Kennard died last Thursday after a long illness. He was 81. I remember him as one of the most vibrant senators of his time, a bear of a man who enjoyed a good story and a hearty laugh. Kennard served during the “giants walked the earth” era of the Senate (or so it seemed to me, as a staffer working my first session). There was A.M. Aikin, the dean, who served 42 years; Barbara Jordan, soon to become the first black woman elected to Congress from a southern state; arch-enemies Babe Schwartz and Bill Moore, the latter known as the “Bull of the Brazos”; Charlie Wilson, who had a long career in Congress, culminating in his efforts to chase the Soviets invaders from Afghanistan, as chronicled in the Tom Hanks film, “Charlie Wilson’s War”; Jack Hightower, who served in Congress and on the Texas Supreme Court; Ralph Hall, who went to Congress and continues to serve to the present day; Oscar Mauzy, another justice on the Texas Supreme Court; and Bill Patman, yet another congressman-to-be, whose father, Wright Patman, was himself legendary congressman. Kennard is remembered for his 29-hour, 22-minute filibuster to gain four-year status for the University of Texas at Arlington. Schwartz kept the filibuster going with prolonged questions that gave Kennard plenty of time to save his vocal cords while Schwartz was expounding. Another Kennard filibuster, shorter and shared with other Democrats, helped kill a proposal to include food under the sales tax. I can still picture Kennard strolling into the Senate with a sack of groceries and expounding on the virtues of the fruits and vegetables he extracted therefrom–and on their cost with sales tax included. Labor funded a prime-time statewide telecast of the filibuster. The Senate passed the tax, but the publicity proved fatal, and the House killed it, 145-0. One of Kennard’s most important contributions was to get a penny of the cigarette tax dedicated to the chronically underfunded Parks & Wildlife Department for the benefit of state parks. (In recent years, the “Kennard penny” was replaced by a tax on sporting goods.) After he was defeated for reelection in 1972, state parks have never really had a champion since, certainly not one who came close to matching Kennard’s enthusiasm. His contribution to state parks is a reminder that one person can make a difference and his departure leaves a void.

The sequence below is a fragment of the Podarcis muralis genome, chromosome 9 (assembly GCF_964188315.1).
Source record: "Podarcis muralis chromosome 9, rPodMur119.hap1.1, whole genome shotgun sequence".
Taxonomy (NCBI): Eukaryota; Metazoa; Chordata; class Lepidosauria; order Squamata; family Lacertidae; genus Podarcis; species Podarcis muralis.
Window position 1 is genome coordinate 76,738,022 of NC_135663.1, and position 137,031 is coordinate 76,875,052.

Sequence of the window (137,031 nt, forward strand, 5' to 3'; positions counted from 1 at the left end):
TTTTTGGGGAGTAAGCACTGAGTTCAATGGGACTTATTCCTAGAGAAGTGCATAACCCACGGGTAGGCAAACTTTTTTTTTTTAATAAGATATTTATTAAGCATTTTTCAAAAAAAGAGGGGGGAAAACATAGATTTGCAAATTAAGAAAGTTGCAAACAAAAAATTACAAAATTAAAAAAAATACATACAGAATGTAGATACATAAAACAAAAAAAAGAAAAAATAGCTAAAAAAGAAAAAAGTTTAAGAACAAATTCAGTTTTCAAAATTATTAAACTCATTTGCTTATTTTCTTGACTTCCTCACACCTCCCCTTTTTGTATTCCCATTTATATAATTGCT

Politics & Policy